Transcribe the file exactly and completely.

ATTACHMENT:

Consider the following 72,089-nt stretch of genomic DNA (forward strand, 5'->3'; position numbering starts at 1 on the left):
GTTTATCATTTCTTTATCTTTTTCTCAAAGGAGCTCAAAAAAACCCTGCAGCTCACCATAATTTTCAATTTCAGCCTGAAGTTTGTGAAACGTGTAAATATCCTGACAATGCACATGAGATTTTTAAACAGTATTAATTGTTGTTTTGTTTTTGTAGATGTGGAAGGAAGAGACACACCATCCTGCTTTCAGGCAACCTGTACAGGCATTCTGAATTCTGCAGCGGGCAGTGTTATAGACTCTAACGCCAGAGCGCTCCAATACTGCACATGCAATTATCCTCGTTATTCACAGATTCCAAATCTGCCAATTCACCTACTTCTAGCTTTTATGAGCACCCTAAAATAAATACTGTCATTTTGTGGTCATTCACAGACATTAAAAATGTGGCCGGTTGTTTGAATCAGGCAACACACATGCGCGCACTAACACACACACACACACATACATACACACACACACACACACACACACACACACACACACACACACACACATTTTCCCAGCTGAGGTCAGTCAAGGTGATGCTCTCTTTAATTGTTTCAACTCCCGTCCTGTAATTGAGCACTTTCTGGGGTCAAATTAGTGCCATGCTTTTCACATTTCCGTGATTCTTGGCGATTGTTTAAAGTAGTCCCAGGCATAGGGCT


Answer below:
Consider the following 72,089-nt stretch of genomic DNA (forward strand, 5'->3'; position numbering starts at 1 on the left):
GTTTATCATTTCTTTATCTTTTTCTCAAAGGAGCTCAAAAAAACCCTGCAGCTCACCATAATTTTCAATTTCAGCCTGAAGTTTGTGAAACGTGTAAATATCCTGACAATGCACATGAGATTTTTAAACAGTATTAATTGTTGTTTTGTTTTTGTAGATGTGGAAGGAAGAGACACACCATCCTGCTTTCAGGCAACCTGTACAGGCATTCTGAATTCTGCAGCGGGCAGTGTTATAGACTCTAACGCCAGAGCGCTCCAATACTGCACATGCAATTATCCTCGTTATTCACAGATTCCAAATCTGCCAATTCACCTACTTCTAGCTTTTATGAGCACCCTAAAATAAATACTGTCATTTTGTGGTCATTCACAGACATTAAAAATGTGGCCGGTTGTTTGAATCAGGCAACACACATGCGCGCACTAACACACACACACACACATACATACACACACACACACACACACACACACACACACACACACACACACACATTTTCCCAGCTGAGGTCAGTCAAGGTGATGCTCTCTTTAATTGTTTCAACTCCCGTCCTGTAATTGAGCACTTTCTGGGGTCAAATTAGTGCCATGCTTTTCACATTTCCGTGATTCTTGGCGATTGTTTAAAGTAGTCCCAGGCATAGGGCT